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Human Rights Quarterly 23.1 (2001) 210-213

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Book Review

War Crimes Law Comes of Age: Essays

Crimes of War: What the Public Should Know

War Crimes Law Comes of Age: Essays, by Theodor Meron (Oxford: Clarendon Press, 1998), 336 pp; Crimes of War: What the Public Should Know, edited by Roy Gutman & David Rieff (W.W. Norton & Company, 1999), 399 pp.

In recent years, there has been a growing interest in international humanitarian law (IHL, or laws of war). This is both promising and depressing. Promising, because ever since the Nuremberg and Tokyo Trials, interest in the norms and regulations governing warfare has been confined primarily to specialists, with the occasional exception to the rule provided by a few high profile cases (such as the Eichmann and Calley trials). Depressing, because it took the large-scale atrocities in the former Yugoslavia and the mass killings in Rwanda for the international community to take IHL seriously. Leaving aside for the moment the cynical view (that the establishment of the two ad hoc tribunals was the most risk-free humanitarian option), the attention and the activities surrounding the two ad hoc tribunals (especially the one on the former Yugoslavia) are unprecedented, even when measured by the standards of only a decade ago. The two books under review join a long list of recent publications on the subject. While different in content and purpose, they are important reminders of both the achievements in the development of IHL and international human rights law, and of the challenges confronting the recently adopted enforcement mechanisms.

Theodor Meron's book is a collection of essays which have appeared in various scholarly publications, primarily as law review articles. Meron, one of the most committed to the study and development of IHL scholars, covers a wide range of topics. The essays range from an overview of the historical antecedents of key humanitarian law concepts (protected persons, the right to quarter) in medieval and Renaissance ordinances, to an analysis and assessment of some of the most promising recent developments in IHL. Along the way, the scholar turns into an advocate with essays on the need for the United States to ratify the 1977 Geneva Protocol I, and on the overall beneficial impact of an ad hoc tribunal for the former Yugoslavia. However, it is the analytical essays that are the strength of this book.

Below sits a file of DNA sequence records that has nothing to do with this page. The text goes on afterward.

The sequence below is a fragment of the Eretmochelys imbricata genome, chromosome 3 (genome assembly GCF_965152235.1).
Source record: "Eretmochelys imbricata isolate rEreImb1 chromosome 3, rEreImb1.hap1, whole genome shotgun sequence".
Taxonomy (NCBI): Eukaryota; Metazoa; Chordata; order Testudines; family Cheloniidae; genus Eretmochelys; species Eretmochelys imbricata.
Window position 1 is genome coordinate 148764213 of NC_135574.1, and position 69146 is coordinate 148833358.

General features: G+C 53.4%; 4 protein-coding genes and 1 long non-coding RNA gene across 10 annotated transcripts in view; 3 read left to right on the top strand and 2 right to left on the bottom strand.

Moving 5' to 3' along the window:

The historically oriented essays are both highly informative and instructive, especially when dealing with issues clearly of contemporary relevance. For example, in his essay Crimes and Accountability in Shakespeare Meron compares Cleopatra's and Henry's ruminations on the burdens of leadership with the Yamashita principle. 1 Meron, echoing Michael Walzer, 2 correctly observes that the Yamashita case highlights the tensions between utilitarian and justice [End Page 210] considerations. The task of balancing the utilitarian interests of the community by ensuring that the commander can control his troops and thus restrain their abusive conduct, against the unjust punishment of the commander for his subordinates' actions, is a continuing challenge for command responsibility. I am not sure that I share Meron's optimism that Article 86(2) of the Geneva Protocol I strikes such a fair balance. The jury is still out; it will have to await the evolving jurisprudence of the ad hoc tribunals and of the (hopefully) soon to be established International Criminal Court (ICC).

Likewise, his essay Common Rights of Mankind in Gentili, Grotius and Suàrez, focusing on the concept of community interests and the concomitant right of humanitarian intervention (one of the most controversial issues in post Cold War politics), highlights the pre-Grotian nature of that right. 3 In the process, it not only adds a much needed corrective on Gentili's important scholarly contributions on this subject, but it demonstrates the continuing relevance of his thinking.

Meron's key concern centers on recent developments in humanitarian law. By analyzing important provisions of the statutes of the two ad hoc tribunals, the International Criminal Tribunal for the Former Yugoslavia (ICTY) and...


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